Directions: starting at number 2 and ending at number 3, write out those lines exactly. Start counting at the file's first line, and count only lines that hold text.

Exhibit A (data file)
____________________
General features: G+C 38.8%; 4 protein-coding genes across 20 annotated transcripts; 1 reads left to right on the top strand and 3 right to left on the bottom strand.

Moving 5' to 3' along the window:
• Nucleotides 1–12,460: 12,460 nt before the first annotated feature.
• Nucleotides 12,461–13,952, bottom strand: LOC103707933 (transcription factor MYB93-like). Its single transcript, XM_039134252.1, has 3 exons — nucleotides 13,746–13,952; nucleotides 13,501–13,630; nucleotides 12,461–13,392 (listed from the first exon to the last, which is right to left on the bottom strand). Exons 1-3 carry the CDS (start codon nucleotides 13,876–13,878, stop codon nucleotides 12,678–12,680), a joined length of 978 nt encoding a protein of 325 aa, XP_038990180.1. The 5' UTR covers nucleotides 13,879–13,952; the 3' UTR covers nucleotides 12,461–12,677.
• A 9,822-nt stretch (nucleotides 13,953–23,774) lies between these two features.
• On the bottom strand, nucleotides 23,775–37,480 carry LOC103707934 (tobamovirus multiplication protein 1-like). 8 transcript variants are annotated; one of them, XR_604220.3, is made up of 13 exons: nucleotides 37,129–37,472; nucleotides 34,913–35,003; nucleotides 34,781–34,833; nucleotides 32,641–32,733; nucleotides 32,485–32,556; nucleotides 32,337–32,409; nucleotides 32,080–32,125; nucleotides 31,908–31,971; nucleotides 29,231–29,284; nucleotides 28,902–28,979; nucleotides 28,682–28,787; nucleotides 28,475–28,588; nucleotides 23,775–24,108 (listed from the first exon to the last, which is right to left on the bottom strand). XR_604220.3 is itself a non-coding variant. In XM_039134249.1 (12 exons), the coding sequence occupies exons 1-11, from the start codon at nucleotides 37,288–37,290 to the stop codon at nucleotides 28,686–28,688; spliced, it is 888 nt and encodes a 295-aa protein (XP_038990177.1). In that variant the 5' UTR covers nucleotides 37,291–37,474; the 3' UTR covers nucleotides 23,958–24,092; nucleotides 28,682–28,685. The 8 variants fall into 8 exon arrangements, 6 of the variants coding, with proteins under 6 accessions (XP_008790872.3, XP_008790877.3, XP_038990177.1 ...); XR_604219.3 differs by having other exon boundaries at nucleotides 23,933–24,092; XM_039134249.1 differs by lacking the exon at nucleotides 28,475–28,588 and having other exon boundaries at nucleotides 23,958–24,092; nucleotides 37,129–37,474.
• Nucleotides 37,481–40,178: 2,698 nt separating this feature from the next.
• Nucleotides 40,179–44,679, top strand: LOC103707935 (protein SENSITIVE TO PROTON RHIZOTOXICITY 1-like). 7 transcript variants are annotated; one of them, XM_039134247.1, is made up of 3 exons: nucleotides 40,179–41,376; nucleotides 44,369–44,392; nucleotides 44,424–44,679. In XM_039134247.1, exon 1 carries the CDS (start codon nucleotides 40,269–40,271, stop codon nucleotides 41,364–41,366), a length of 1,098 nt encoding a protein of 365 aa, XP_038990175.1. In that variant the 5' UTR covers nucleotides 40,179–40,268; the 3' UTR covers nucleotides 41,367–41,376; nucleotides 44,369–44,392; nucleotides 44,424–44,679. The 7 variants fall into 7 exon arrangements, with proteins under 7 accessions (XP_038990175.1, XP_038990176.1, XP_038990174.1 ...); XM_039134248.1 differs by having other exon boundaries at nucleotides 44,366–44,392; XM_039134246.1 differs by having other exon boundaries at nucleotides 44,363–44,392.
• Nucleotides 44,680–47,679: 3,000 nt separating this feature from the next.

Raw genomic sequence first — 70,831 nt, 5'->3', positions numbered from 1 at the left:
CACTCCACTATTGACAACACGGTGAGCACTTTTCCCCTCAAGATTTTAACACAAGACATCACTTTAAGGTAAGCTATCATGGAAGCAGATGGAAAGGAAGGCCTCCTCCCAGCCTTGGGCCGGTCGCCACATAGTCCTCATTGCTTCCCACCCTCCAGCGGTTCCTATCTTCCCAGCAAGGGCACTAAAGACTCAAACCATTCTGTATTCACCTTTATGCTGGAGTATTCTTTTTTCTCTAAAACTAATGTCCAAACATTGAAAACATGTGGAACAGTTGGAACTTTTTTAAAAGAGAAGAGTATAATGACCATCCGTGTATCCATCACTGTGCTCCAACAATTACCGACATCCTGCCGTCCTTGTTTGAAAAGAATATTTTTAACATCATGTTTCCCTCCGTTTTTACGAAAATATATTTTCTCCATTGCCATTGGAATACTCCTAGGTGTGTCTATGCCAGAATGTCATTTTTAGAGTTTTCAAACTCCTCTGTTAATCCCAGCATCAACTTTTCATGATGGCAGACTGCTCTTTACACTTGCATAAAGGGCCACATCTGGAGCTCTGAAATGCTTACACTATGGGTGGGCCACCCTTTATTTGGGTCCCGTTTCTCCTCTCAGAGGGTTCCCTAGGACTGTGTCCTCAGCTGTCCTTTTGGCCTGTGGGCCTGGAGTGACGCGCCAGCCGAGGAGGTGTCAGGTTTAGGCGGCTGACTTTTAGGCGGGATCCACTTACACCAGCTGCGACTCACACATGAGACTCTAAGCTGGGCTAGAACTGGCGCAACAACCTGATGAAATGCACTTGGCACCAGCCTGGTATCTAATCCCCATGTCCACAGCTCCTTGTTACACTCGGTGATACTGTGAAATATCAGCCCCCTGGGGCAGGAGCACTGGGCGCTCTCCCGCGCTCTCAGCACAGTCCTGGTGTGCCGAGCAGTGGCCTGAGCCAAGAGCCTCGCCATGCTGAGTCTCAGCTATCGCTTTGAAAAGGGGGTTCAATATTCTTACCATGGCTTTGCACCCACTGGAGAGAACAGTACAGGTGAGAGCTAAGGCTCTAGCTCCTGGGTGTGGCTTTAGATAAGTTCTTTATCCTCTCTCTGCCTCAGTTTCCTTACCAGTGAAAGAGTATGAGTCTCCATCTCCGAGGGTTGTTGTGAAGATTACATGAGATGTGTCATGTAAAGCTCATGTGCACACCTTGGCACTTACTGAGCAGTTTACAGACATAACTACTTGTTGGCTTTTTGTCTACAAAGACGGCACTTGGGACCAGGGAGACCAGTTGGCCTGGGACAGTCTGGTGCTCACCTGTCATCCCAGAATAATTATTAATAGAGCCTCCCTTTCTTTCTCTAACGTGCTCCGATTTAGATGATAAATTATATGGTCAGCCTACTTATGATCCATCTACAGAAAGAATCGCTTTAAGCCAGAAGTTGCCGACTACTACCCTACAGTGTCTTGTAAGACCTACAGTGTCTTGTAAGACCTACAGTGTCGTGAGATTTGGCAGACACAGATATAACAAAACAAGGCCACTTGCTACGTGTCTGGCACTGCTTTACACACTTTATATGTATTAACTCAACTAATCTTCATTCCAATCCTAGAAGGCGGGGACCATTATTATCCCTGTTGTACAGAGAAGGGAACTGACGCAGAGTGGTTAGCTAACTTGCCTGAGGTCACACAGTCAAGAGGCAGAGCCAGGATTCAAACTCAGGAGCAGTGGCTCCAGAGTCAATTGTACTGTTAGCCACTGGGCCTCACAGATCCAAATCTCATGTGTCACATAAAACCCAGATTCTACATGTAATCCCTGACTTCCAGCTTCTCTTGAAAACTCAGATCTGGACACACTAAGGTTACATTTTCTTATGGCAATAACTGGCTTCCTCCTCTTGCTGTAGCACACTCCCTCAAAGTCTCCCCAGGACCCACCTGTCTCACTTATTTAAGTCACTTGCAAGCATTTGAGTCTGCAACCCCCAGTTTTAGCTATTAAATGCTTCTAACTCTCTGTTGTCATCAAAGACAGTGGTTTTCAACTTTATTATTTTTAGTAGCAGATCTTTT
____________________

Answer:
Moving 5' to 3' along the window:
• Nucleotides 1–12,460: 12,460 nt before the first annotated feature.